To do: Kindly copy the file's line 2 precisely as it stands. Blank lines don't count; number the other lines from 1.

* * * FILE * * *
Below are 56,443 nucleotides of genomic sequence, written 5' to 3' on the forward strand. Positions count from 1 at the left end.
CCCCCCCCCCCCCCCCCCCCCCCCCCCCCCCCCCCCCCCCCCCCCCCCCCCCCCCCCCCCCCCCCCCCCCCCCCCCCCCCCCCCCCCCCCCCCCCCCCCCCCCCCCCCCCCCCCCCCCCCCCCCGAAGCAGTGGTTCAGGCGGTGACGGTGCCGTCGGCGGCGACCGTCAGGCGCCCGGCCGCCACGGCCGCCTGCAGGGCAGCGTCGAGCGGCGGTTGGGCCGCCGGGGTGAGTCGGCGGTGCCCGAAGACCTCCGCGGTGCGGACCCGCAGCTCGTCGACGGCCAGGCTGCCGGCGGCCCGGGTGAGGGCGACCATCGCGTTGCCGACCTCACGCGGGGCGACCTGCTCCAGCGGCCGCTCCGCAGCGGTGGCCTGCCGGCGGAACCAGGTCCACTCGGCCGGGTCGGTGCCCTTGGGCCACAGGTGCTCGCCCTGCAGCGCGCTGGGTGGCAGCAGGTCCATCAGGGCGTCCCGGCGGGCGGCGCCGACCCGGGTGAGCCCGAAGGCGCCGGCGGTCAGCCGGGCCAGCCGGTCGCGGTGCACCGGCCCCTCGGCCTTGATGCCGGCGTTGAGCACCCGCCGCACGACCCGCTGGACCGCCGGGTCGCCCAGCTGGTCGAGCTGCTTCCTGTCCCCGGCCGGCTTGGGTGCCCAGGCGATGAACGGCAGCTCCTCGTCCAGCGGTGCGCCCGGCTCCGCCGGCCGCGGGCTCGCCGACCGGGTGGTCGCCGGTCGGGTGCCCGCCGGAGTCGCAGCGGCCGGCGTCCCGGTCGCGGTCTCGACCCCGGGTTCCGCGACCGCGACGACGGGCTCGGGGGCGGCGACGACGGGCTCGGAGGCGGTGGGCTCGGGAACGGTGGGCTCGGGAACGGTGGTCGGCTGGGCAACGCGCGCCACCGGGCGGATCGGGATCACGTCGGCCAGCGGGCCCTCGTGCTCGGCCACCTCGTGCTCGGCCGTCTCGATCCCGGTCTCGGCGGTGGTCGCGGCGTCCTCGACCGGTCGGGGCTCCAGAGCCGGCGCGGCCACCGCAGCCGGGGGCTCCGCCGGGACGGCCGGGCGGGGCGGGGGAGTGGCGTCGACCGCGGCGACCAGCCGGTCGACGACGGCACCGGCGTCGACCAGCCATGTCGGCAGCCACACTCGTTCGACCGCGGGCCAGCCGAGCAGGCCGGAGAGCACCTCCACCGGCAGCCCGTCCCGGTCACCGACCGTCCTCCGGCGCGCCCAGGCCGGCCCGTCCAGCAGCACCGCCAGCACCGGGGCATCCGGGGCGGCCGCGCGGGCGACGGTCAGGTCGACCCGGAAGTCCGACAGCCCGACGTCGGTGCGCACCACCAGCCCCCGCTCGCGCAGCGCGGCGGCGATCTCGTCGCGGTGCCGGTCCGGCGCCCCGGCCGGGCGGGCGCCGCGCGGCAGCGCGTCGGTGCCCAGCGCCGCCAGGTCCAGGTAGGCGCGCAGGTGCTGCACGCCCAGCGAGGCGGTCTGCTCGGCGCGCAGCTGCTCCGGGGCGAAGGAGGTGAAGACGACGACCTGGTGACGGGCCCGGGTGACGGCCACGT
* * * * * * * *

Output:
CCCCCCCCCCCCCCCCCCCCCCCCCCCCCCCCCCCCCCCCCCCCCCCCCCCCCCCCCCCCCCCCCCCCCCCCCCCCCCCCCCCCCCCCCCCCCCCCCCCCCCCCCCCCCCCCCCCCCCCCCCCCGAAGCAGTGGTTCAGGCGGTGACGGTGCCGTCGGCGGCGACCGTCAGGCGCCCGGCCGCCACGGCCGCCTGCAGGGCAGCGTCGAGCGGCGGTTGGGCCGCCGGGGTGAGTCGGCGGTGCCCGAAGACCTCCGCGGTGCGGACCCGCAGCTCGTCGACGGCCAGGCTGCCGGCGGCCCGGGTGAGGGCGACCATCGCGTTGCCGACCTCACGCGGGGCGACCTGCTCCAGCGGCCGCTCCGCAGCGGTGGCCTGCCGGCGGAACCAGGTCCACTCGGCCGGGTCGGTGCCCTTGGGCCACAGGTGCTCGCCCTGCAGCGCGCTGGGTGGCAGCAGGTCCATCAGGGCGTCCCGGCGGGCGGCGCCGACCCGGGTGAGCCCGAAGGCGCCGGCGGTCAGCCGGGCCAGCCGGTCGCGGTGCACCGGCCCCTCGGCCTTGATGCCGGCGTTGAGCACCCGCCGCACGACCCGCTGGACCGCCGGGTCGCCCAGCTGGTCGAGCTGCTTCCTGTCCCCGGCCGGCTTGGGTGCCCAGGCGATGAACGGCAGCTCCTCGTCCAGCGGTGCGCCCGGCTCCGCCGGCCGCGGGCTCGCCGACCGGGTGGTCGCCGGTCGGGTGCCCGCCGGAGTCGCAGCGGCCGGCGTCCCGGTCGCGGTCTCGACCCCGGGTTCCGCGACCGCGACGACGGGCTCGGGGGCGGCGACGACGGGCTCGGAGGCGGTGGGCTCGGGAACGGTGGGCTCGGGAACGGTGGTCGGCTGGGCAACGCGCGCCACCGGGCGGATCGGGATCACGTCGGCCAGCGGGCCCTCGTGCTCGGCCACCTCGTGCTCGGCCGTCTCGATCCCGGTCTCGGCGGTGGTCGCGGCGTCCTCGACCGGTCGGGGCTCCAGAGCCGGCGCGGCCACCGCAGCCGGGGGCTCCGCCGGGACGGCCGGGCGGGGCGGGGGAGTGGCGTCGACCGCGGCGACCAGCCGGTCGACGACGGCACCGGCGTCGACCAGCCATGTCGGCAGCCACACTCGTTCGACCGCGGGCCAGCCGAGCAGGCCGGAGAGCACCTCCACCGGCAGCCCGTCCCGGTCACCGACCGTCCTCCGGCGCGCCCAGGCCGGCCCGTCCAGCAGCACCGCCAGCACCGGGGCATCCGGGGCGGCCGCGCGGGCGACGGTCAGGTCGACCCGGAAGTCCGACAGCCCGACGTCGGTGCGCACCACCAGCCCCCGCTCGCGCAGCGCGGCGGCGATCTCGTCGCGGTGCCGGTCCGGCGCCCCGGCCGGGCGGGCGCCGCGCGGCAGCGCGTCGGTGCCCAGCGCCGCCAGGTCCAGGTAGGCGCGCAGGTGCTGCACGCCCAGCGAGGCGGTCTGCTCGGCGCGCAGCTGCTCCGGGGCGAAGGAGGTGAAGACGACGACCTGGTGACGGGCCCGGGTGACGGCCACGT